A young Marine Veteran also challenged the Congressman and asked if there is a way to get a form of identification that will prove he is a United States Citizen. He is latino, and cannot go anywhere, especially in the Southern Part of the County, without getting challenged by Border Patrol. He put it well and stated that he is afraid. We did not get his name.
Finally, he was asked one question about Syria, which Hunter said was the place where to defeat the Islamic States. He also promised that the Marines there (400 from Camp Pendleton), will go in and out. They will not stay. This is not a permanent deployment.
Reporting San Diego spoke with two challengers for the 2018 cycle. The first was Patrick Malloy, who challenged him last time around and expects to do the same in 2018. Malloy has for the moment the support of the Democratic Party of San Diego. “I am running to represent the 50th Congressional District.” Then he added that while he will seek the nomination of the Democratic Party, he was not in Ramona “to represent any particular party. president or donor, or special interest group. I am here to represent these people.”
He also said it would be his responsibly “to make sure that their tax dollars are spent correctly.” He was directly pointing to the spending scandal that now surrounds Hunter. This includes spending money on rabbits to fly in a plane, his children school lunches and other amenities. Hunter has said this was a mistake, and today he promised that he is repaying the money. You can read the Union Tribune article here.
Back to Malloy. Regarding health care, he said, “I sand for affordable health care for all. In other worlds a single health care system.” This way everybody will have healthcare.
He also said that “we all should get the same healthcare that our representative gets right now. There should be no difference between the two of us.”
“The main support that I seek is from the people in the district.” It is not that they are looking to vote against Hunter, but that they “are looking for somebody who is going to do something for them.”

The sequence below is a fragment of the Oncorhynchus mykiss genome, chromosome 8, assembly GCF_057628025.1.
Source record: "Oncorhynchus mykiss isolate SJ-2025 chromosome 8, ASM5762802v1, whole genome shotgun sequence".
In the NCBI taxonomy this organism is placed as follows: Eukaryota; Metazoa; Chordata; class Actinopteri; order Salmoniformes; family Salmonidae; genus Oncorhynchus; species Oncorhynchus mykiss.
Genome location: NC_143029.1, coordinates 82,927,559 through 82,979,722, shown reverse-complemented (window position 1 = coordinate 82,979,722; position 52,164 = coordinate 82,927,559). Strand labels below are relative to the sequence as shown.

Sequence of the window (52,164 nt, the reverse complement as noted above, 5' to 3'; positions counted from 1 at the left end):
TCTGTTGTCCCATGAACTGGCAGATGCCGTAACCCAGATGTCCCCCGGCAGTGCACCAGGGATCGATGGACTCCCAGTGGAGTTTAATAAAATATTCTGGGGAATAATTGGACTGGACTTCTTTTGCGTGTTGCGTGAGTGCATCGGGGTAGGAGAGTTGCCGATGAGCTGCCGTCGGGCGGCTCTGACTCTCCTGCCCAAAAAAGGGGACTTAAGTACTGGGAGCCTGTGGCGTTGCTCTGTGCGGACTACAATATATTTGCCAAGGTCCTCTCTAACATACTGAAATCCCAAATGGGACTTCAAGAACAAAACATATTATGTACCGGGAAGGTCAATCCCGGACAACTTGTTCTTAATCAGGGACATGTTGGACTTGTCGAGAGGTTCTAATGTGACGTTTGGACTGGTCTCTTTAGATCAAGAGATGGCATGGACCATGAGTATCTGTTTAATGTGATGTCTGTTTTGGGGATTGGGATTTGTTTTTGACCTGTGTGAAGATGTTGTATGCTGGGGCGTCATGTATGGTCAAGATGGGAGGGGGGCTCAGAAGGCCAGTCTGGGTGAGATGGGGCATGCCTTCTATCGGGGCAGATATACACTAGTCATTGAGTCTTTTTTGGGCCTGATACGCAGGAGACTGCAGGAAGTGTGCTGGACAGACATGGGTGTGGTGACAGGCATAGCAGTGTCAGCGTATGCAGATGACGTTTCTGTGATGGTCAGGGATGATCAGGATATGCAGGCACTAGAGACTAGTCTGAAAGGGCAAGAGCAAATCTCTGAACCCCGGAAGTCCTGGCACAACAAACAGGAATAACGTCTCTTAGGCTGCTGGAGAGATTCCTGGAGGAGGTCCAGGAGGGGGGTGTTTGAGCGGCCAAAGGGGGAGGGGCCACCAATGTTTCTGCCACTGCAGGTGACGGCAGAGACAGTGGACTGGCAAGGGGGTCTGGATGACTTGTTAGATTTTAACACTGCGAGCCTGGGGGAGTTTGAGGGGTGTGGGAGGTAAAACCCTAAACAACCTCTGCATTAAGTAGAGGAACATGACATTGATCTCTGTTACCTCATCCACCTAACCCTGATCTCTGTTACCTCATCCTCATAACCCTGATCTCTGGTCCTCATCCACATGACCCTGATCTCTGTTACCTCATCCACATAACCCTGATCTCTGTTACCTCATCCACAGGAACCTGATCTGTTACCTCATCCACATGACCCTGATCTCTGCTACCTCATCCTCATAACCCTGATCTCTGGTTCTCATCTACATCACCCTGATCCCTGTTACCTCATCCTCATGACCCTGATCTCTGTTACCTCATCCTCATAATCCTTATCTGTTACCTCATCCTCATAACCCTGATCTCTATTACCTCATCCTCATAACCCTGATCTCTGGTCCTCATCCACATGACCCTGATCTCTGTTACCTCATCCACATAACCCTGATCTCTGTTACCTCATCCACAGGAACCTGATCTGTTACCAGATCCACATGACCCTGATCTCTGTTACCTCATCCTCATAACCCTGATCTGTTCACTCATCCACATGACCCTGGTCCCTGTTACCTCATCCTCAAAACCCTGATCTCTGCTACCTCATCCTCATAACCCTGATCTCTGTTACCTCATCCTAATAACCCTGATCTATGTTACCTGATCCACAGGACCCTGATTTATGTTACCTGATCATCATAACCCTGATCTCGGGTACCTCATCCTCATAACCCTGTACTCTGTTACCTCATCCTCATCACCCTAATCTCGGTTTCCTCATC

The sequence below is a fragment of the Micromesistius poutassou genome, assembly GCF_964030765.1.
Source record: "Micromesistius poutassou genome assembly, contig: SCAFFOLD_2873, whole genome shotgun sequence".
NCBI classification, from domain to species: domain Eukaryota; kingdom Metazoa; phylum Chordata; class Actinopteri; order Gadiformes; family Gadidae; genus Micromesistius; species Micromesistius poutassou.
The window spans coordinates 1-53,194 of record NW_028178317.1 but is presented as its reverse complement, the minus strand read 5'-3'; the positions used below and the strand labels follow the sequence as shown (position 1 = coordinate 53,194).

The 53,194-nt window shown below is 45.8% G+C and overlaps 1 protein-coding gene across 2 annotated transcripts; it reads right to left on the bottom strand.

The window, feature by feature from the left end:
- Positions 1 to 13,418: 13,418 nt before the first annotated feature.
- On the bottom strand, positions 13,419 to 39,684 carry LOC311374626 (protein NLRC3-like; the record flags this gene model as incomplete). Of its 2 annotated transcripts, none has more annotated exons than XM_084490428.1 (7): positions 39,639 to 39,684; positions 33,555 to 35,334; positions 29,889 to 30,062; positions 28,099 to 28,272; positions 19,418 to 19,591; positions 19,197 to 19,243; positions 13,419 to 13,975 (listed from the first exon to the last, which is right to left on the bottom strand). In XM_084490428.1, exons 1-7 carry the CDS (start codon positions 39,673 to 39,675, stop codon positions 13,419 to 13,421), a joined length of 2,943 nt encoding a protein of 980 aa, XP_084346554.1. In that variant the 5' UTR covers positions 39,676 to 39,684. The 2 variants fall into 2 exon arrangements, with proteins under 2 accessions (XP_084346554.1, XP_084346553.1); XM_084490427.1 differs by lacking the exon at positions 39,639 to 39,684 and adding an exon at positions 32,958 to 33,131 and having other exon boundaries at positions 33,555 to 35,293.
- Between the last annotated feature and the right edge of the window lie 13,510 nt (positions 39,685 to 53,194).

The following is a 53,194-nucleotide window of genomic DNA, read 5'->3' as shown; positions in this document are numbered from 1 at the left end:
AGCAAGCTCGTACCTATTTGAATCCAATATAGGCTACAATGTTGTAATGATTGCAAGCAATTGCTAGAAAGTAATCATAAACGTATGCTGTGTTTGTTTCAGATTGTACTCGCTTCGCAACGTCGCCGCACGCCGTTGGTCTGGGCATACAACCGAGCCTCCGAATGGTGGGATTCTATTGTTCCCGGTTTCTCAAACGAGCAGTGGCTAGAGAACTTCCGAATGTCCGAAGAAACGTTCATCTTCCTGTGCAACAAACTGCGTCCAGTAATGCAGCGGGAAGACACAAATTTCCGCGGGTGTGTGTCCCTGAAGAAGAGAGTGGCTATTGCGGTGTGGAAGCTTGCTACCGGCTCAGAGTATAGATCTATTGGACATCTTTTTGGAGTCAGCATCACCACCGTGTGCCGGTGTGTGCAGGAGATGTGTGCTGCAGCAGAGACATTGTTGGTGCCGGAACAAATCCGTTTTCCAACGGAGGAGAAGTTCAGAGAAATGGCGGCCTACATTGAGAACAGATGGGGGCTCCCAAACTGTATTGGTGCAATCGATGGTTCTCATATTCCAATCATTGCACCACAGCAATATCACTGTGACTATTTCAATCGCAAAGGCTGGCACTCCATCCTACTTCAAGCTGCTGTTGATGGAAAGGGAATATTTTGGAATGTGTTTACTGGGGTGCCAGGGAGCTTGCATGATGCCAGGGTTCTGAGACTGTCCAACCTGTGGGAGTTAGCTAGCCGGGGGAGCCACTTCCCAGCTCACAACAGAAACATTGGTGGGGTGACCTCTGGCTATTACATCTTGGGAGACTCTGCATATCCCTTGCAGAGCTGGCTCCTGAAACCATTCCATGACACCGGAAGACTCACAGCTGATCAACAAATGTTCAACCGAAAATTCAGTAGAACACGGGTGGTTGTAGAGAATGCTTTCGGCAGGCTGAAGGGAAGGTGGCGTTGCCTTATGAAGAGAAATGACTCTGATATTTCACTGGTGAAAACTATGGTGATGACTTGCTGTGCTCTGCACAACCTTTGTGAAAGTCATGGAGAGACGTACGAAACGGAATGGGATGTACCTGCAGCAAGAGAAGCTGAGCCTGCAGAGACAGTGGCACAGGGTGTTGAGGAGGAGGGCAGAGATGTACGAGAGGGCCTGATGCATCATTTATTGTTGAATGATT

The second challenger was Gloria Chadwick, who not only asked Hunter about the least among us but also told him that she was going to run against him. She is a Registered Nurse and the Vice President of the Grossmont Health Care District Board of Directors. One of the reasons: Hunter’s personal spending habits. We spoke with her after the event.
She is running on healthcare, the environment, “Medicare, I don’t want anything to happen to Medicare.”
She added, “I represent a hospital, and I don’t want to see us go back in time.” Her worry and she is not alone, is that we would go back to the era when all indigent care was done at emergency rooms. Not only is it more expensive. But as she pointed out, it will lengthen waits from two hours to five.
Chadwick pointed to the Grossmont Hospital system, which is “one of the most crowded hospitals in California. It is in the top 5 percent in the United States. She also pointed out that this two-hour wait might become a major crisis due to lack of care.
Regarding the increase of cost for Seniors, which the American Association of Retired People (AARP) says could be as high as 5 times as high, Chadwick said that seniors will have to go get jobs to afford health care. Seniors, “They are all on fixed incomes.” Therefore they cannot afford the cost of health care.
Regarding the Environmental Protection Agency, she said that it has indeed cleaned the environment. And made a reference to Los Angeles, the air is cleaner. With this, we will see a return to more polluted air with the increase in both asthma and Chronic Obstructive Pulmonary Disease (COPD.)
In Alpine, both of those were high at one time. This is what the elimination of the EPA would mean. Hunter is committed to eliminating the EPA since according to him, it has hurt American business.
Edited for clarity